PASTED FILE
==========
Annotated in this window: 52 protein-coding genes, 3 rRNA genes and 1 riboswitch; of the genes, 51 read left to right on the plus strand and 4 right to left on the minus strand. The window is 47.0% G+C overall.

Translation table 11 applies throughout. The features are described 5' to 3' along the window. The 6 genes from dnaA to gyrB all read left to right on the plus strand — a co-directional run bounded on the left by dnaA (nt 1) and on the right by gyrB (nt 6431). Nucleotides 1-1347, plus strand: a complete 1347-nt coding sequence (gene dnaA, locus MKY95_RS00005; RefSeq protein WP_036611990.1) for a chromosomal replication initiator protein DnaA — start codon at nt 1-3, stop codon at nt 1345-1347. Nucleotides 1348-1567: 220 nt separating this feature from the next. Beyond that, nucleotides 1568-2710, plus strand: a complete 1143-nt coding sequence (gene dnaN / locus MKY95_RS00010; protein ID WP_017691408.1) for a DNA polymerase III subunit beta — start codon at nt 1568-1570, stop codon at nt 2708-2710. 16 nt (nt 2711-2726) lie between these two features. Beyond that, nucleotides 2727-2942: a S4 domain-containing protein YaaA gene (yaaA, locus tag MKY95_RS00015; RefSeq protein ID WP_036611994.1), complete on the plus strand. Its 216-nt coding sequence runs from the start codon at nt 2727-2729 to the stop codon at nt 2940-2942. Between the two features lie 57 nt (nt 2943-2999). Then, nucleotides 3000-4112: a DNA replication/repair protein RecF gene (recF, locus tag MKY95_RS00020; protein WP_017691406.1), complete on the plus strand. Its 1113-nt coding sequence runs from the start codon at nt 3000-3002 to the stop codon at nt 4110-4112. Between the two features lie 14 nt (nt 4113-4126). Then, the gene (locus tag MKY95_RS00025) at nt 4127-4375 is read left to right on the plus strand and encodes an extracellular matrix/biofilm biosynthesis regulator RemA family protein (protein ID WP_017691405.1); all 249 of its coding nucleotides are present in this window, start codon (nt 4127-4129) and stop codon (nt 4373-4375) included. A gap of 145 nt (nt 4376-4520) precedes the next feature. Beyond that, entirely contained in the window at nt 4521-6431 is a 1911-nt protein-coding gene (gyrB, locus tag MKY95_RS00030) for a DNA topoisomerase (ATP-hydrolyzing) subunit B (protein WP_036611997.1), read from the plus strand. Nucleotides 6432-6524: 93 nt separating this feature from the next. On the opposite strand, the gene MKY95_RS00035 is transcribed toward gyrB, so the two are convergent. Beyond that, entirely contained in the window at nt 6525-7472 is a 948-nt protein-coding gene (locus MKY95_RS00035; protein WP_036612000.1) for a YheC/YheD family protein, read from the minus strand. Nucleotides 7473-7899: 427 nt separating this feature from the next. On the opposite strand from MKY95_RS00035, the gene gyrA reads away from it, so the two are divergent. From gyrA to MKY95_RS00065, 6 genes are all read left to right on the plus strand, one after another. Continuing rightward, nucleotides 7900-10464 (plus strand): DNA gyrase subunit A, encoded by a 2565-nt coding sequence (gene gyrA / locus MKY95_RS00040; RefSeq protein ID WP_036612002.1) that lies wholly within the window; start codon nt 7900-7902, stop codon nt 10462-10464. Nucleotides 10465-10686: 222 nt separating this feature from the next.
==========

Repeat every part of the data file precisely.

Annotated in this window: 52 protein-coding genes, 3 rRNA genes and 1 riboswitch; of the genes, 51 read left to right on the plus strand and 4 right to left on the minus strand. The window is 47.0% G+C overall.

Translation table 11 applies throughout. The features are described 5' to 3' along the window. The 6 genes from dnaA to gyrB all read left to right on the plus strand — a co-directional run bounded on the left by dnaA (nt 1) and on the right by gyrB (nt 6431). Nucleotides 1-1347, plus strand: a complete 1347-nt coding sequence (gene dnaA, locus MKY95_RS00005; RefSeq protein WP_036611990.1) for a chromosomal replication initiator protein DnaA — start codon at nt 1-3, stop codon at nt 1345-1347. Nucleotides 1348-1567: 220 nt separating this feature from the next. Beyond that, nucleotides 1568-2710, plus strand: a complete 1143-nt coding sequence (gene dnaN / locus MKY95_RS00010; protein ID WP_017691408.1) for a DNA polymerase III subunit beta — start codon at nt 1568-1570, stop codon at nt 2708-2710. 16 nt (nt 2711-2726) lie between these two features. Beyond that, nucleotides 2727-2942: a S4 domain-containing protein YaaA gene (yaaA, locus tag MKY95_RS00015; RefSeq protein ID WP_036611994.1), complete on the plus strand. Its 216-nt coding sequence runs from the start codon at nt 2727-2729 to the stop codon at nt 2940-2942. Between the two features lie 57 nt (nt 2943-2999). Then, nucleotides 3000-4112: a DNA replication/repair protein RecF gene (recF, locus tag MKY95_RS00020; protein WP_017691406.1), complete on the plus strand. Its 1113-nt coding sequence runs from the start codon at nt 3000-3002 to the stop codon at nt 4110-4112. Between the two features lie 14 nt (nt 4113-4126). Then, the gene (locus tag MKY95_RS00025) at nt 4127-4375 is read left to right on the plus strand and encodes an extracellular matrix/biofilm biosynthesis regulator RemA family protein (protein ID WP_017691405.1); all 249 of its coding nucleotides are present in this window, start codon (nt 4127-4129) and stop codon (nt 4373-4375) included. A gap of 145 nt (nt 4376-4520) precedes the next feature. Beyond that, entirely contained in the window at nt 4521-6431 is a 1911-nt protein-coding gene (gyrB, locus tag MKY95_RS00030) for a DNA topoisomerase (ATP-hydrolyzing) subunit B (protein WP_036611997.1), read from the plus strand. Nucleotides 6432-6524: 93 nt separating this feature from the next. On the opposite strand, the gene MKY95_RS00035 is transcribed toward gyrB, so the two are convergent. Beyond that, entirely contained in the window at nt 6525-7472 is a 948-nt protein-coding gene (locus MKY95_RS00035; protein WP_036612000.1) for a YheC/YheD family protein, read from the minus strand. Nucleotides 7473-7899: 427 nt separating this feature from the next. On the opposite strand from MKY95_RS00035, the gene gyrA reads away from it, so the two are divergent. From gyrA to MKY95_RS00065, 6 genes are all read left to right on the plus strand, one after another. Continuing rightward, nucleotides 7900-10464 (plus strand): DNA gyrase subunit A, encoded by a 2565-nt coding sequence (gene gyrA / locus MKY95_RS00040; RefSeq protein ID WP_036612002.1) that lies wholly within the window; start codon nt 7900-7902, stop codon nt 10462-10464. Nucleotides 10465-10686: 222 nt separating this feature from the next.